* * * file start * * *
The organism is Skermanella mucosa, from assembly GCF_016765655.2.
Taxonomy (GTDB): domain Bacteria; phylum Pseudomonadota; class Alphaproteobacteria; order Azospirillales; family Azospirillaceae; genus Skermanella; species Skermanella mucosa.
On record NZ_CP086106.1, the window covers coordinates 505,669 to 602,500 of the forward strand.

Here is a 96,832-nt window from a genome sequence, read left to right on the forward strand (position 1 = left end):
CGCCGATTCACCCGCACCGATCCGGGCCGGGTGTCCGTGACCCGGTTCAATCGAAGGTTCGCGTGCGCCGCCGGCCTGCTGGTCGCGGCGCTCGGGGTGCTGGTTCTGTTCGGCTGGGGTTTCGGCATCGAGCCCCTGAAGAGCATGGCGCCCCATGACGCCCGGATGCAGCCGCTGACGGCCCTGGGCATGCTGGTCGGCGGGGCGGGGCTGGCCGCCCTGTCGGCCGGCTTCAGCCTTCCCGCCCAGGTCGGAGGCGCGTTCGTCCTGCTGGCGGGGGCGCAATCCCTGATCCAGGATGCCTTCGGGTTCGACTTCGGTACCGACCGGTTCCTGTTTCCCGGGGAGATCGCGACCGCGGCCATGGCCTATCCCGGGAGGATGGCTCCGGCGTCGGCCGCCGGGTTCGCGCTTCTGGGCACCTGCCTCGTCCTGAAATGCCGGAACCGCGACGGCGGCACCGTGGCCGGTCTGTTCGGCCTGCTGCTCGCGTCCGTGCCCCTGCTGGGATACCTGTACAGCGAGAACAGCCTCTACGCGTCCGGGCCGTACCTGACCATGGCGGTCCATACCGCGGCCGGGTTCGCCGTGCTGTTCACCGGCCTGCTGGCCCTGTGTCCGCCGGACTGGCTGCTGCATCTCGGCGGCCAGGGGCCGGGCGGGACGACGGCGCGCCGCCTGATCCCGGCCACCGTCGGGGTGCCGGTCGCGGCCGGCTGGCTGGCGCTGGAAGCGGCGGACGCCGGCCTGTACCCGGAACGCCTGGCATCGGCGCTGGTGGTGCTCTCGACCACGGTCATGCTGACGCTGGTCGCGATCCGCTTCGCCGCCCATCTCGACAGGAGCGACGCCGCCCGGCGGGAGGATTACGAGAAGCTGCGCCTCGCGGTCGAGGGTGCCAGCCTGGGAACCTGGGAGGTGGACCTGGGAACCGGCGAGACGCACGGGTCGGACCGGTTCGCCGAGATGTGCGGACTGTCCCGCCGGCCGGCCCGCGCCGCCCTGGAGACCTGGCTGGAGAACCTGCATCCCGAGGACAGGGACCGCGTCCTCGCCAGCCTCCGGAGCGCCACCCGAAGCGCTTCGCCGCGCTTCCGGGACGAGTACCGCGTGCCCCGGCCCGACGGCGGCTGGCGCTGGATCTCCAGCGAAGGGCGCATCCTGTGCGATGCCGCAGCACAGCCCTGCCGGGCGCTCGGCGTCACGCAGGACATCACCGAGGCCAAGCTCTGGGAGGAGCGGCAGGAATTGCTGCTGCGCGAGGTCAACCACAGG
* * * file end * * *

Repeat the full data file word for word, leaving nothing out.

The organism is Skermanella mucosa, from assembly GCF_016765655.2.
Taxonomy (GTDB): domain Bacteria; phylum Pseudomonadota; class Alphaproteobacteria; order Azospirillales; family Azospirillaceae; genus Skermanella; species Skermanella mucosa.
On record NZ_CP086106.1, the window covers coordinates 505,669 to 602,500 of the forward strand.

Here is a 96,832-nt window from a genome sequence, read left to right on the forward strand (position 1 = left end):
CGCCGATTCACCCGCACCGATCCGGGCCGGGTGTCCGTGACCCGGTTCAATCGAAGGTTCGCGTGCGCCGCCGGCCTGCTGGTCGCGGCGCTCGGGGTGCTGGTTCTGTTCGGCTGGGGTTTCGGCATCGAGCCCCTGAAGAGCATGGCGCCCCATGACGCCCGGATGCAGCCGCTGACGGCCCTGGGCATGCTGGTCGGCGGGGCGGGGCTGGCCGCCCTGTCGGCCGGCTTCAGCCTTCCCGCCCAGGTCGGAGGCGCGTTCGTCCTGCTGGCGGGGGCGCAATCCCTGATCCAGGATGCCTTCGGGTTCGACTTCGGTACCGACCGGTTCCTGTTTCCCGGGGAGATCGCGACCGCGGCCATGGCCTATCCCGGGAGGATGGCTCCGGCGTCGGCCGCCGGGTTCGCGCTTCTGGGCACCTGCCTCGTCCTGAAATGCCGGAACCGCGACGGCGGCACCGTGGCCGGTCTGTTCGGCCTGCTGCTCGCGTCCGTGCCCCTGCTGGGATACCTGTACAGCGAGAACAGCCTCTACGCGTCCGGGCCGTACCTGACCATGGCGGTCCATACCGCGGCCGGGTTCGCCGTGCTGTTCACCGGCCTGCTGGCCCTGTGTCCGCCGGACTGGCTGCTGCATCTCGGCGGCCAGGGGCCGGGCGGGACGACGGCGCGCCGCCTGATCCCGGCCACCGTCGGGGTGCCGGTCGCGGCCGGCTGGCTGGCGCTGGAAGCGGCGGACGCCGGCCTGTACCCGGAACGCCTGGCATCGGCGCTGGTGGTGCTCTCGACCACGGTCATGCTGACGCTGGTCGCGATCCGCTTCGCCGCCCATCTCGACAGGAGCGACGCCGCCCGGCGGGAGGATTACGAGAAGCTGCGCCTCGCGGTCGAGGGTGCCAGCCTGGGAACCTGGGAGGTGGACCTGGGAACCGGCGAGACGCACGGGTCGGACCGGTTCGCCGAGATGTGCGGACTGTCCCGCCGGCCGGCCCGCGCCGCCCTGGAGACCTGGCTGGAGAACCTGCATCCCGAGGACAGGGACCGCGTCCTCGCCAGCCTCCGGAGCGCCACCCGAAGCGCTTCGCCGCGCTTCCGGGACGAGTACCGCGTGCCCCGGCCCGACGGCGGCTGGCGCTGGATCTCCAGCGAAGGGCGCATCCTGTGCGATGCCGCAGCACAGCCCTGCCGGGCGCTCGGCGTCACGCAGGACATCACCGAGGCCAAGCTCTGGGAGGAGCGGCAGGAATTGCTGCTGCGCGAGGTCAACCACAGG